LDR Photoresistor

LDR Photoresistor Australia
LDR Photoresistor Australia
Product ID: LB-LR0282


We have 207 units of the LDR Photoresistor in stock at our Sydney warehouse.

If ordered before 2pm, this part would be delivered on or before Thursday, May 23 to most parts of Australia.

We can get a further 1000 units.
If you order today we can dispatch this stock between Monday, Jun 03 and Thursday, Jun 06 2019.

Updated 15 days ago
Data Sheets & Documents
Updated about 1 year ago
Updated 15 days ago
Little Bird's Description of the LDR Photoresistor


This Light Dependant Resistor (LDR) can be used to easily measure ambient light with your Arduino or other board with analog input. You will need to set this up as a voltage divider with a resistor of around 10KΩ.



Maximum voltage: 150V, DC
Maximum wattage: 90mW
Operating temperature:  -30°C ~ 70°C
Spectral peak: 540nm
Bright resistance (10Lux) (KΩ): 5 - 10
Dark resistance: 0.5 MΩ
100λ10: 0.5
Response time: 20ms (Rise), 30ms (Down)
Resistance illumination: 2

LDR Photoresistor is listed in:
LDR Photoresistor Guides
Light Dependent Resistor

Light-dependent resistors, also known as photo-resistors, are sensors that allow the detection of light. They are not only useful but are small and inexpensive. 

In this guide, you will learn to use a light-dependent resistor with the Arduino. We will use a Little Bird Uno R3 board, a mini breadboard, a 10k ohm resistor, some jumper wires, and a light-dependent resistor. You will learn to hook it up to the Arduino board, and measure the relative brightness of the environment.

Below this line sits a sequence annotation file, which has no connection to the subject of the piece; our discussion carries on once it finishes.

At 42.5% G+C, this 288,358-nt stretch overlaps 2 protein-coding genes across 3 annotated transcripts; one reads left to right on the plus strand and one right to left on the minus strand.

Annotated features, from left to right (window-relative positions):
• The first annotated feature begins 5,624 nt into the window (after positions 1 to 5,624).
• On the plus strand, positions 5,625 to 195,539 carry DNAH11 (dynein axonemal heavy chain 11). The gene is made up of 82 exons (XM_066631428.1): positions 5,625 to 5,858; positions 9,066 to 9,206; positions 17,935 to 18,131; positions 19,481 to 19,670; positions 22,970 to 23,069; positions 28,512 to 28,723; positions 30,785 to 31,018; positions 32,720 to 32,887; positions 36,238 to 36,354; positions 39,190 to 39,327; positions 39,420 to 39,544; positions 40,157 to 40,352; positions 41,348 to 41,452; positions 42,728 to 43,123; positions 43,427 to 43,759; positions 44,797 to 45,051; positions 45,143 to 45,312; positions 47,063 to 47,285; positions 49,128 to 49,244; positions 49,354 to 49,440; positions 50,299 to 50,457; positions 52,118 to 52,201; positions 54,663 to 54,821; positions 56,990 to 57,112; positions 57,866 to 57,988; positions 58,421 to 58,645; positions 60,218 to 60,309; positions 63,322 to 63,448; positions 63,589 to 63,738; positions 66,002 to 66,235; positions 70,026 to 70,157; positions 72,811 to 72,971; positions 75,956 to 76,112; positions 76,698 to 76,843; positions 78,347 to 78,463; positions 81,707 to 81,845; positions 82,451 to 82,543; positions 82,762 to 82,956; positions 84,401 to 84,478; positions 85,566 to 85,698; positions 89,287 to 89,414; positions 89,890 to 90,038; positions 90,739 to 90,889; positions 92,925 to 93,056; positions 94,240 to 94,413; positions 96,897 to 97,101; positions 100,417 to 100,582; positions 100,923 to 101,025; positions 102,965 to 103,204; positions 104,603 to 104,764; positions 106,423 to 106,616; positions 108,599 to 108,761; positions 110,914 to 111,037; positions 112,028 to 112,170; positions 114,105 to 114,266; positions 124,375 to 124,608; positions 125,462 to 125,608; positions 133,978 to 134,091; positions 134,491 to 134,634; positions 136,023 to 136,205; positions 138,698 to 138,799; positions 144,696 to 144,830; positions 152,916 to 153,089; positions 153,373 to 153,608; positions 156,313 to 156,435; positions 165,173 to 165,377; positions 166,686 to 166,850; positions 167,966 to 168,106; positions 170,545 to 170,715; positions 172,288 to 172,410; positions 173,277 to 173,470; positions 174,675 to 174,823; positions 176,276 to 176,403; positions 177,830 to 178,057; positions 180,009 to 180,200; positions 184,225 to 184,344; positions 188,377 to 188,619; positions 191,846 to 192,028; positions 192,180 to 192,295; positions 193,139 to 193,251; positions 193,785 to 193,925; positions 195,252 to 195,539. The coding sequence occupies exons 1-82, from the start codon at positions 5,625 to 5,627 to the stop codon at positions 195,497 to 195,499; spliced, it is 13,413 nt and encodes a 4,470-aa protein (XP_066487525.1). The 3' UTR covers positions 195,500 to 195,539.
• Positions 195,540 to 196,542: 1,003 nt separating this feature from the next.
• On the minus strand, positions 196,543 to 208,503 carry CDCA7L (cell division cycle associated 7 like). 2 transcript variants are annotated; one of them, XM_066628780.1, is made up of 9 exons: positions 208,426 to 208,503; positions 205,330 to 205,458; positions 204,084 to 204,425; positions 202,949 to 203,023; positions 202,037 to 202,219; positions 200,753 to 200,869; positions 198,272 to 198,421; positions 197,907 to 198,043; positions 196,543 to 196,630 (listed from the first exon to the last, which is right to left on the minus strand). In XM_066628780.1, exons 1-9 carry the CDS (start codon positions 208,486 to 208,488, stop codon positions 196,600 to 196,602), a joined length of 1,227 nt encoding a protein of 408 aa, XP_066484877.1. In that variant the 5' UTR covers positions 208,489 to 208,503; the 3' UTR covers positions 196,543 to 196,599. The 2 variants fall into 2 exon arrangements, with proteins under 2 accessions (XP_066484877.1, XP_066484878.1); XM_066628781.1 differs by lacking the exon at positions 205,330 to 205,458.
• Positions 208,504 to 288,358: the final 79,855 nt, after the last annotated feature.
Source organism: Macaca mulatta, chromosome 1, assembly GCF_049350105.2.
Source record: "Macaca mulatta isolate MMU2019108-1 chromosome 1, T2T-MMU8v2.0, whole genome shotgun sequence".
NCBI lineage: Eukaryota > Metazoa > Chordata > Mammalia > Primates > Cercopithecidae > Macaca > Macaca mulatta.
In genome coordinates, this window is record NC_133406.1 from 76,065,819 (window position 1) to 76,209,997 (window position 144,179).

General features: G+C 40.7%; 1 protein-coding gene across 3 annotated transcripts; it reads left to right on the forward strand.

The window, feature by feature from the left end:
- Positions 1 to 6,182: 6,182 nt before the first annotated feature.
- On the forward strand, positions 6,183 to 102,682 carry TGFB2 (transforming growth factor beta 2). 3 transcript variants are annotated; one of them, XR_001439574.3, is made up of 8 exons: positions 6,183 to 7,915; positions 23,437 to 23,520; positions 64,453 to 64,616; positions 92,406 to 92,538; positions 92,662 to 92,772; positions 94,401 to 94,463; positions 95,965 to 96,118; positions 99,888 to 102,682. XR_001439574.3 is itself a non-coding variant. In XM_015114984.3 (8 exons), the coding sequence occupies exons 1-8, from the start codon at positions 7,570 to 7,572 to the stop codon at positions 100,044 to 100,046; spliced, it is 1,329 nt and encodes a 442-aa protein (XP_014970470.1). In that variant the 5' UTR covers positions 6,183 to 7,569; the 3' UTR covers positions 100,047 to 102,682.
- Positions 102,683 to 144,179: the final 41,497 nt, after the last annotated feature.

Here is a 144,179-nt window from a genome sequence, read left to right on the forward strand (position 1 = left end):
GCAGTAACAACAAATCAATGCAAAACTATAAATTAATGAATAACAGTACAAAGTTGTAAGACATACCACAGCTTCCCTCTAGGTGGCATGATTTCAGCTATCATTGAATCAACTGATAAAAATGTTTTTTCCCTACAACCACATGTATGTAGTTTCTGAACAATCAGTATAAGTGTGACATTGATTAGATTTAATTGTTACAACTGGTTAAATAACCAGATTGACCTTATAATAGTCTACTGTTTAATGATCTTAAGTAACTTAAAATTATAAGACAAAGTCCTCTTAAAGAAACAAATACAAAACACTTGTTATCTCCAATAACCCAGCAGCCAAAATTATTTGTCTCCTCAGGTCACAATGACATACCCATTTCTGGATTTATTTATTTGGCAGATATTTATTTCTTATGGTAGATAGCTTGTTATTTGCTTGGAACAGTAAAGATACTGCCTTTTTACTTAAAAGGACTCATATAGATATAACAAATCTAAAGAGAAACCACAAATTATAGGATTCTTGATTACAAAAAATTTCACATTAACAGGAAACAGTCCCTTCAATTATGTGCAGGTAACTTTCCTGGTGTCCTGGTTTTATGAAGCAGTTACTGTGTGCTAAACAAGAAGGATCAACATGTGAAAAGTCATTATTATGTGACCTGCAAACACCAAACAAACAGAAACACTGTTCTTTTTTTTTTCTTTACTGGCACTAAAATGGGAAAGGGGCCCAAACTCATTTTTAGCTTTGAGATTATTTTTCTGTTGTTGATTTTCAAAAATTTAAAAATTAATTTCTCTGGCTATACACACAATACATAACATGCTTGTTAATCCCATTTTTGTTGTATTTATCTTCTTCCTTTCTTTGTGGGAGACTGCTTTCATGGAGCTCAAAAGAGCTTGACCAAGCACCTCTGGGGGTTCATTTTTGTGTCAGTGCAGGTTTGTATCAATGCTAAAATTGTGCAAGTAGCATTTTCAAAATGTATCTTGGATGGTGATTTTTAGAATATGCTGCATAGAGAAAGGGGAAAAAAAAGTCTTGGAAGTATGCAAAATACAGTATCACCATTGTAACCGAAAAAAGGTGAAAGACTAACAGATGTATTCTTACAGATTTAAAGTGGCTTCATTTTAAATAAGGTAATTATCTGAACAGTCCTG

Some examples of projects that require the use of light-dependent resistors include a noisemaker and a line-following robot.

Control a Servo with Arduino

Servos are a basic component in many Arduino projects.

In this guide, we will learn how to switch on a servo, make it press a button, and take a photo with the micro servo and a 100% Arduino compatible development board, the Little Bird Uno R3.

Learning to control a servo motor will enable you to create all sort of projects, from robotic arms to DIY catapults and cocktail machines.

Laser Sensor with Arduino

Ever seen grids of laser beams protecting valuables? Then you've probably seen a laser sensor module at work. The laser beams may seem high-tech, but the principles behind them are simple. 

In this guide, you will get familiar with the laser sensor module and use it with an Arduino to create a simple tripwire alarm system. It will let you know if anyone is sneaking about!

After completing this guide, you will understand how to use a laser sensor module and can go on to create projects of your own! 

Use Analogue Sensors with Raspberry Pi

While the Raspberry Pi can control digital inputs and outputs, what if you wanted to read analog signals? 

In this guide, we'll connect up an Analogue to Digital Converter (the MCP3008) to the Raspberry Pi, and then connect a light dependent resistor (LDR) or light sensor to it. We will then program it to read and output values from the LDR.

After completing this guide, feel free to connect other analogue sensors to your Raspberry Pi!